C. Russell Bridges p/k/a Leon Russell v. Steve and Ruth Kahn a/k/a  Steve Kahn Assoc. a/k/a

Claim Number: FA0111000101818



The Complainant is C. Russel Bridges p/k/a Leon Russell, Nashville, TN (“Complainant”) represented by Barry Shrum, of Gordon, Martin, Jones & Harris PA.  The Respondent is Steve and Ruth Kahn a/k/a Steve Kahn Assoc a/k/a, North Massapequa, NY (“Respondent”).



The domain names at issue are <> and <>, registered with Melbourne IT.



The undersigned certifies that he has acted independently and impartially and to the best of his knowledge, has no known conflict in serving as Panelist in this proceeding.


Hon Roger P Kerans as Panelist.



Complainant submitted a Complaint to the National Arbitration Forum (“the Forum”) electronically on November 7, 2001; the Forum received a hard copy of the Complaint on November 13, 2001.


On November 8, 2001, Melbourne IT confirmed by e-mail to the Forum that the domain names <> and <> are registered with Melbourne IT and that the Respondent is the current registrant of the name.  Melbourne IT has verified that Respondent is bound by the Melbourne IT registration agreement and has thereby agreed to resolve domain-name disputes brought by third parties in accordance with ICANN’s Uniform Domain Name Dispute Resolution Policy (the “Policy”).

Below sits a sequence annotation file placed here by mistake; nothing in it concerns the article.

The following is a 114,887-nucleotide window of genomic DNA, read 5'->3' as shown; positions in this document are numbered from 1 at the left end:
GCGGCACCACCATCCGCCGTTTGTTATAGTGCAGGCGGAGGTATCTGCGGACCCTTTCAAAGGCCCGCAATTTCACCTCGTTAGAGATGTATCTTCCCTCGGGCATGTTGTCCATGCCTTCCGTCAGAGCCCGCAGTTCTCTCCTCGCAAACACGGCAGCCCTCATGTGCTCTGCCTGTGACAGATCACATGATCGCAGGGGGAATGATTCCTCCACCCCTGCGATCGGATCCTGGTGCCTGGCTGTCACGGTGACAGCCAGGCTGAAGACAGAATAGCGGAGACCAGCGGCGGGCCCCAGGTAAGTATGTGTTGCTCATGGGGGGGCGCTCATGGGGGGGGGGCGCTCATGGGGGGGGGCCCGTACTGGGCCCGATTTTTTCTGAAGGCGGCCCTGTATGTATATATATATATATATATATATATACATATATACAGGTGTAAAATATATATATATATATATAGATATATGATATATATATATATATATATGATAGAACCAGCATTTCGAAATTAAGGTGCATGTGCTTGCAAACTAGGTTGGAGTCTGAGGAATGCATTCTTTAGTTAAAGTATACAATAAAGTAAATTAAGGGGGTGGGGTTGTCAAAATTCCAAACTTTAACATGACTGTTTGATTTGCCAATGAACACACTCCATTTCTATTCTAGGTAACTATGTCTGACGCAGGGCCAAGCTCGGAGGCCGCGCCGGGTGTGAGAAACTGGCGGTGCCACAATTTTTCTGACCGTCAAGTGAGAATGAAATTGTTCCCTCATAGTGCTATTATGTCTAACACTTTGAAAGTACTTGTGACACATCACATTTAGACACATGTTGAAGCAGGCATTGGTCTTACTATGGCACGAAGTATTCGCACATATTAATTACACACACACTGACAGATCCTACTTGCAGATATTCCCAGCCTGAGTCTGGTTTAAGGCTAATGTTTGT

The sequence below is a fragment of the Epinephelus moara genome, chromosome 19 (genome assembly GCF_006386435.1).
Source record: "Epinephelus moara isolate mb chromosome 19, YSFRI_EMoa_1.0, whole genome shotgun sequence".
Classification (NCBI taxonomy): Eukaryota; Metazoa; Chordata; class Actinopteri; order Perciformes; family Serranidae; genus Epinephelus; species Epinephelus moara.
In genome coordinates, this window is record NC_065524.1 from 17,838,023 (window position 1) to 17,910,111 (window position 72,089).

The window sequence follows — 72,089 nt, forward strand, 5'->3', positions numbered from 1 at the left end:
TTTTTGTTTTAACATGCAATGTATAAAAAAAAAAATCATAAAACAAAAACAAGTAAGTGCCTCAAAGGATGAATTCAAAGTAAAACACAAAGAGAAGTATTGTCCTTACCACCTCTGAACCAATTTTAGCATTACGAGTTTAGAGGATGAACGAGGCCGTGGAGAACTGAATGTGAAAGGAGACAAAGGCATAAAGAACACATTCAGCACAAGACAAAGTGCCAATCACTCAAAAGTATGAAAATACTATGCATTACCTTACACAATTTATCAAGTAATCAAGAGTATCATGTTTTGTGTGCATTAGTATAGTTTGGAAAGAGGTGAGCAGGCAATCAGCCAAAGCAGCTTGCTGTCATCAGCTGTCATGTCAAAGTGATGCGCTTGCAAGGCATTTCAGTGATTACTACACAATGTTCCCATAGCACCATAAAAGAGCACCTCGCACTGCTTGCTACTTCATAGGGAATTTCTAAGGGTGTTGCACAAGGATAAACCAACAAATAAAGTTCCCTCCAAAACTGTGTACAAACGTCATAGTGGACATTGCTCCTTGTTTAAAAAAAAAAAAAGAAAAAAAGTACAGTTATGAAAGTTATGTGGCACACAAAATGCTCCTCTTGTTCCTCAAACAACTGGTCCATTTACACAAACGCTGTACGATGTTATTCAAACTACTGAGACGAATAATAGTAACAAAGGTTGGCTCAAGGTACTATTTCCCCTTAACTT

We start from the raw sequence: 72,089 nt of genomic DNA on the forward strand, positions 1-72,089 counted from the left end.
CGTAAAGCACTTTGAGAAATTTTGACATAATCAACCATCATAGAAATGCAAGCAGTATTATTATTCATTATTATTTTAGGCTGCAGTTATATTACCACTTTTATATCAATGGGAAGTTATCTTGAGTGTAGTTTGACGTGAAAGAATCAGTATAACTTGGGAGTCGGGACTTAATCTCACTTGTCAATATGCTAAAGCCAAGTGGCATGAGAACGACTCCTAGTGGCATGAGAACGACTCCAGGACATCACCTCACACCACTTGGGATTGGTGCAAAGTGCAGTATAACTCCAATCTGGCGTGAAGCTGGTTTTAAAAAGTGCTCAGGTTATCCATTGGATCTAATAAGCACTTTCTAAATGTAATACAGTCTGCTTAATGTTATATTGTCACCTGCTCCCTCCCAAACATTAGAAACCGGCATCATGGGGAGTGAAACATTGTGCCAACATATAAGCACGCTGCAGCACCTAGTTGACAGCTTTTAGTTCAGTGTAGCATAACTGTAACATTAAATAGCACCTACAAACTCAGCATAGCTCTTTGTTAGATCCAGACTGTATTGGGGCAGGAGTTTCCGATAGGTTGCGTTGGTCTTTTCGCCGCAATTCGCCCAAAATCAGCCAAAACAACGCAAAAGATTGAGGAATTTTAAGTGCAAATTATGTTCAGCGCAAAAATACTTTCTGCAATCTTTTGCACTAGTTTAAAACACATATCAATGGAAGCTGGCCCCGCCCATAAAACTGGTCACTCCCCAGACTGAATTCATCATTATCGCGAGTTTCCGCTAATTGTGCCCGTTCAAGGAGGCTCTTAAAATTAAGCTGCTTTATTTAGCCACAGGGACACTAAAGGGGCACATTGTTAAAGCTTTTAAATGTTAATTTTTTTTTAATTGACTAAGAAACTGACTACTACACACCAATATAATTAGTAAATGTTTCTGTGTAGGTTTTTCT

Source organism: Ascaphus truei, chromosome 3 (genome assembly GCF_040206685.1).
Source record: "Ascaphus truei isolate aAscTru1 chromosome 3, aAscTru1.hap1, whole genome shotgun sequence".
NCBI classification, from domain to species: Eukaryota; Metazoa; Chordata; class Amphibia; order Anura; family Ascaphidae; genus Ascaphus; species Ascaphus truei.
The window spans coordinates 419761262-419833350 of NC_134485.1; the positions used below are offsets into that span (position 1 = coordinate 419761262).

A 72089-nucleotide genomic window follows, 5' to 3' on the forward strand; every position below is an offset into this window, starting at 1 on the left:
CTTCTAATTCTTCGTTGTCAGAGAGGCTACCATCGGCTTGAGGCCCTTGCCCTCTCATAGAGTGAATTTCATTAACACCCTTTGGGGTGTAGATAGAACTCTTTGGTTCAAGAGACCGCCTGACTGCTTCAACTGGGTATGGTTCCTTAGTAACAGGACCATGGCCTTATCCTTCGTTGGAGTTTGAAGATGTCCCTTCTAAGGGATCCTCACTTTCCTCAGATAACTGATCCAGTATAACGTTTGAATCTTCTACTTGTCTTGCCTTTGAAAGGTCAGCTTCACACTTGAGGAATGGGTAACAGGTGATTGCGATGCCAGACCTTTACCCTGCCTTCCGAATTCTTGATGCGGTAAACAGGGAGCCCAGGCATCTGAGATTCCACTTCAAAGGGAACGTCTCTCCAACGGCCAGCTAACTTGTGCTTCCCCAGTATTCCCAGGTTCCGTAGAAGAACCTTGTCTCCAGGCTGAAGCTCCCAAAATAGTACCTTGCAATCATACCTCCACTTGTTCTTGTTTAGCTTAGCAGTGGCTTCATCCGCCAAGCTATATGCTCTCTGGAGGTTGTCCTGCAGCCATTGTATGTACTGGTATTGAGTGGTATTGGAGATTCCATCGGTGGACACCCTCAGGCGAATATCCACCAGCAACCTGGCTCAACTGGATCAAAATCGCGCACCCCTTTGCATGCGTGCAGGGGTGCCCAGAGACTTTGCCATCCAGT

On November 21, 2001, a Notification of Complaint and Commencement of Administrative Proceeding (the “Commencement Notification”), setting a deadline of December 11, 2001 by which Respondent could file a Response to the Complaint, was transmitted to Respondent via e-mail, post and fax, to all entities and persons listed on Respondent’s registration as technical, administrative and billing contacts, and to,> by e-mail.


A timely Response was received and determined to be complete on December 7, 2001.


On December 21, 2001, pursuant to Complainant’s request to have the dispute decided by a single-member Panel, the Forum appointed Hon Roger P. Kerans as Panelist.



The Complainant requests that the domain names be transferred from the Respondent to the Complainant.



A.     Complainant

a.         The Complainant is a professional country music singer who has been a performer since     1959.  His professional name is Leon Russell. 

b.                  The domain names, <> and <>, are identical to the Complainant’s trade name and service mark, Leon Russell, and are confusingly similar.  Evidence of this confusion is that a third party reviewer of country “blues” music offers the Respondent’s site as the official site of the Complainant.